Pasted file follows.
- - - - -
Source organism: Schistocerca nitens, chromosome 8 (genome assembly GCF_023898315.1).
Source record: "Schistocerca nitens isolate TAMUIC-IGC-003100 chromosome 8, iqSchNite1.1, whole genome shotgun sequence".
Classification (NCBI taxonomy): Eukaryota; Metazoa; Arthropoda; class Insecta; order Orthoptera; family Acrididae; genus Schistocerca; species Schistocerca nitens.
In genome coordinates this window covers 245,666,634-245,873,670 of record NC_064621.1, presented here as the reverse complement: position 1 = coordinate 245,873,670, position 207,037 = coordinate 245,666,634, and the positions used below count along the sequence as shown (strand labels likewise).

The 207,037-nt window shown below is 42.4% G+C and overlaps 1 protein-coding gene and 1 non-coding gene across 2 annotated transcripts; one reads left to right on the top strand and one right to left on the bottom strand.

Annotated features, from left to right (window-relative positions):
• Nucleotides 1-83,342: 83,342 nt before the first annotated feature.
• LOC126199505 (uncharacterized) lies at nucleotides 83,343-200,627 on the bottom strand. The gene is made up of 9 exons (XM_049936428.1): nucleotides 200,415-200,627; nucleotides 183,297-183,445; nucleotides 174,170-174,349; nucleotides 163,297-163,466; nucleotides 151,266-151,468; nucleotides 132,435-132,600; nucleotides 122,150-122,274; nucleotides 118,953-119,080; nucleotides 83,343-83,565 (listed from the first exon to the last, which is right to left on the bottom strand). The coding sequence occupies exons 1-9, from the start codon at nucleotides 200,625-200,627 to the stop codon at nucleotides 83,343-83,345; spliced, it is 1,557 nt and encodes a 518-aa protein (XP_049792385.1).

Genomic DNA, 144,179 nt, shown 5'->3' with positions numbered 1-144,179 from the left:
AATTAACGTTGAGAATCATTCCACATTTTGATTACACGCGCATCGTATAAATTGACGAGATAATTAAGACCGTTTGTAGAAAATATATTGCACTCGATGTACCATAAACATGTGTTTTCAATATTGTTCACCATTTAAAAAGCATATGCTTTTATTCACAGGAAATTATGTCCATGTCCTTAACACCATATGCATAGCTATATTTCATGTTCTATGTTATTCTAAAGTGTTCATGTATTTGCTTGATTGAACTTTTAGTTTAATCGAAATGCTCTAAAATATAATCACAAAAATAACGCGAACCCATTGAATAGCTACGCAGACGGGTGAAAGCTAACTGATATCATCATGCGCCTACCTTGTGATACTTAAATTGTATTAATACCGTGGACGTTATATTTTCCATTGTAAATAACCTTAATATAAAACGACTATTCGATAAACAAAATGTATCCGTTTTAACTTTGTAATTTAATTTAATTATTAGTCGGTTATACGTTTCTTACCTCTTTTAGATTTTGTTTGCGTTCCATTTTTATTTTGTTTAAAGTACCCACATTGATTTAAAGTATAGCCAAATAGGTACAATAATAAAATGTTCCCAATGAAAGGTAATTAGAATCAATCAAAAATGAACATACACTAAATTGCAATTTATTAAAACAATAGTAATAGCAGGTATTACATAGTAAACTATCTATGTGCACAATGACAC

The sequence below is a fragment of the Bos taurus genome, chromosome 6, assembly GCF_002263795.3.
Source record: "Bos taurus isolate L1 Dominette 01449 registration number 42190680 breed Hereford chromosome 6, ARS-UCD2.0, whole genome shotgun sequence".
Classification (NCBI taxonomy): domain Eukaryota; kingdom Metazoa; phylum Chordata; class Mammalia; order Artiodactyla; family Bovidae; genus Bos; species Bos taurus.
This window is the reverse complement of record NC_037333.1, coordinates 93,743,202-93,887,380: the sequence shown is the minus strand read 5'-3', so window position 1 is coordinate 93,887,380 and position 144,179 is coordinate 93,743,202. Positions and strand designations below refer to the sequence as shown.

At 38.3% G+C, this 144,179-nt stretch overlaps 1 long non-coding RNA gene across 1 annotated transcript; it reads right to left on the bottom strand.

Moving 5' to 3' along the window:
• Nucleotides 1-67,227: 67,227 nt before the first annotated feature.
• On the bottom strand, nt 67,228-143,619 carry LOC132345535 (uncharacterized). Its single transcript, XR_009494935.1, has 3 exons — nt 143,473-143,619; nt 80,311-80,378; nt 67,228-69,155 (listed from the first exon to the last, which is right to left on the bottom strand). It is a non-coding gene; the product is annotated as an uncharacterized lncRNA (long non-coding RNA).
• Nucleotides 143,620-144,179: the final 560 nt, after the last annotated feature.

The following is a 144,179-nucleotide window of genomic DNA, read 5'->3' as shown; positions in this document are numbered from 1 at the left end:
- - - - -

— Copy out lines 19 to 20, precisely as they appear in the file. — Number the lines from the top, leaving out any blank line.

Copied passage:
• Nucleotides 143,620-144,179: the final 560 nt, after the last annotated feature.

The following is a 144,179-nucleotide window of genomic DNA, read 5'->3' as shown; positions in this document are numbered from 1 at the left end: